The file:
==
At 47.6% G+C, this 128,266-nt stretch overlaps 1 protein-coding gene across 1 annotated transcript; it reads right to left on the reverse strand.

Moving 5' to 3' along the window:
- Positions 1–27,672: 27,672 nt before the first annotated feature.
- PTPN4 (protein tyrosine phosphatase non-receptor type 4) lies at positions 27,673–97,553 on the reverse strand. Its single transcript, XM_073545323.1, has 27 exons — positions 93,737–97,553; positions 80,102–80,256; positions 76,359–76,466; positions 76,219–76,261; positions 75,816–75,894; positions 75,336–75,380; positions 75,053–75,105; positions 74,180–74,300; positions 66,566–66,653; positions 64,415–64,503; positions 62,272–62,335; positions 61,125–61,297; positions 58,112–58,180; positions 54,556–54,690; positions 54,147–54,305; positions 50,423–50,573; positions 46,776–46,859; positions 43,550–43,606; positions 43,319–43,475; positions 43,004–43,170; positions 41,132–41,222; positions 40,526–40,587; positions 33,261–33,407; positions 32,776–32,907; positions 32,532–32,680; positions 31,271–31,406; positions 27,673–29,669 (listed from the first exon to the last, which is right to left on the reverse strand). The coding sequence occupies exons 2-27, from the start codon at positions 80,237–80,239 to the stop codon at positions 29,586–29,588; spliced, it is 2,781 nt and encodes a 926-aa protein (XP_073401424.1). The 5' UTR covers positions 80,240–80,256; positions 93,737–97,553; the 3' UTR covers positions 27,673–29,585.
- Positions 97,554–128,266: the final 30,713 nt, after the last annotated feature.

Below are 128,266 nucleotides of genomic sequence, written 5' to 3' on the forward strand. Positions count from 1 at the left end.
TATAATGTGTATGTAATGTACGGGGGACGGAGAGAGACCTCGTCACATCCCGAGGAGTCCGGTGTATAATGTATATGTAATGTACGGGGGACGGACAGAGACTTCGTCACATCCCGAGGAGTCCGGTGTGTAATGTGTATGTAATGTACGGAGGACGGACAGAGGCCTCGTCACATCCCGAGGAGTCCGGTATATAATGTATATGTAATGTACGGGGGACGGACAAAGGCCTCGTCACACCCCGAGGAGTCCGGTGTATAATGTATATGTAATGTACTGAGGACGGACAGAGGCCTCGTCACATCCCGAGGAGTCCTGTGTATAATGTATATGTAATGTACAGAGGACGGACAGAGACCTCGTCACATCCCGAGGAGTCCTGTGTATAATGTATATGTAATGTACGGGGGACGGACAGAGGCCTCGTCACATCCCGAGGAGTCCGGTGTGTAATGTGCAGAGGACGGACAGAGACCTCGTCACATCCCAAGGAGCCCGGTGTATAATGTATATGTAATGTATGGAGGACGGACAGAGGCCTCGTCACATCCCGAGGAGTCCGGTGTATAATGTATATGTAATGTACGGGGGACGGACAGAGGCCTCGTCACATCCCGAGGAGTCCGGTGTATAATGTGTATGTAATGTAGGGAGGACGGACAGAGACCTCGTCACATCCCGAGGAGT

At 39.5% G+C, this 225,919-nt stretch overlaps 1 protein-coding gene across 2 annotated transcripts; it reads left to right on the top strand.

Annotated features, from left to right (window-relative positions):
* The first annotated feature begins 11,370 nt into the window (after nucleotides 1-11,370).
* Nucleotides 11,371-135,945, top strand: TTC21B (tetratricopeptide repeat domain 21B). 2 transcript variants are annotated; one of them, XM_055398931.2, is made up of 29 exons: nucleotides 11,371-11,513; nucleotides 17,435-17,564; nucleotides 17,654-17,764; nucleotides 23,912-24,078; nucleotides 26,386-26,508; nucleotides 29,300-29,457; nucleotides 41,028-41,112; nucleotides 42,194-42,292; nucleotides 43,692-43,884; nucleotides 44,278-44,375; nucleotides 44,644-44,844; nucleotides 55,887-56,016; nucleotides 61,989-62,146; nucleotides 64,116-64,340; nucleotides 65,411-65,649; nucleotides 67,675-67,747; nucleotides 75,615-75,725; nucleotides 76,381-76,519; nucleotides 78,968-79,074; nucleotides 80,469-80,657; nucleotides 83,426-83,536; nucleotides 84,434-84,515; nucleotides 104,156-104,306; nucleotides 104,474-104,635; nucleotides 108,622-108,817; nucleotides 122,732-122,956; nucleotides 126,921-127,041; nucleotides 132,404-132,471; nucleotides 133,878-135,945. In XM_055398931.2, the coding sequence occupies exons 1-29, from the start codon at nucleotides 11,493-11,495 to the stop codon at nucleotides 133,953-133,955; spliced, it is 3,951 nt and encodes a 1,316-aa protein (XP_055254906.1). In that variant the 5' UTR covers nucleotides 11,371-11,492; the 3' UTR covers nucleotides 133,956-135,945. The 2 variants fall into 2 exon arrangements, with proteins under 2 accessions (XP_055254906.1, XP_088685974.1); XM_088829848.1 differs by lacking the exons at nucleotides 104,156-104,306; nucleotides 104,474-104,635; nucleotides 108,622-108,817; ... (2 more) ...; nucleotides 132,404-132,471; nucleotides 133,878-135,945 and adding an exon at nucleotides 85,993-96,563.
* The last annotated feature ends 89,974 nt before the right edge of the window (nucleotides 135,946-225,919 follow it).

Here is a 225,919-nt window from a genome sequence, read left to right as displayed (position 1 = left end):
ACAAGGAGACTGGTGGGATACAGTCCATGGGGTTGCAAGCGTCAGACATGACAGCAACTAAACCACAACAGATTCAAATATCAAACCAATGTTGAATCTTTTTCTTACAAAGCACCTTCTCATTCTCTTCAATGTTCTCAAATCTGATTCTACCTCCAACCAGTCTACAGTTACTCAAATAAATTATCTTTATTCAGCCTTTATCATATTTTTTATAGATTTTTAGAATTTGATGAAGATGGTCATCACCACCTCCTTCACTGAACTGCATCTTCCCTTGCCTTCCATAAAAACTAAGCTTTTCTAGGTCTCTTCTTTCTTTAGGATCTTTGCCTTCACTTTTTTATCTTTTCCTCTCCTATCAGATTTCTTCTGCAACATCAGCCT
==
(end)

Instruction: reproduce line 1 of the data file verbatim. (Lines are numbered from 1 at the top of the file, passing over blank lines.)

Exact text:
At 47.6% G+C, this 128,266-nt stretch overlaps 1 protein-coding gene across 1 annotated transcript; it reads right to left on the reverse strand.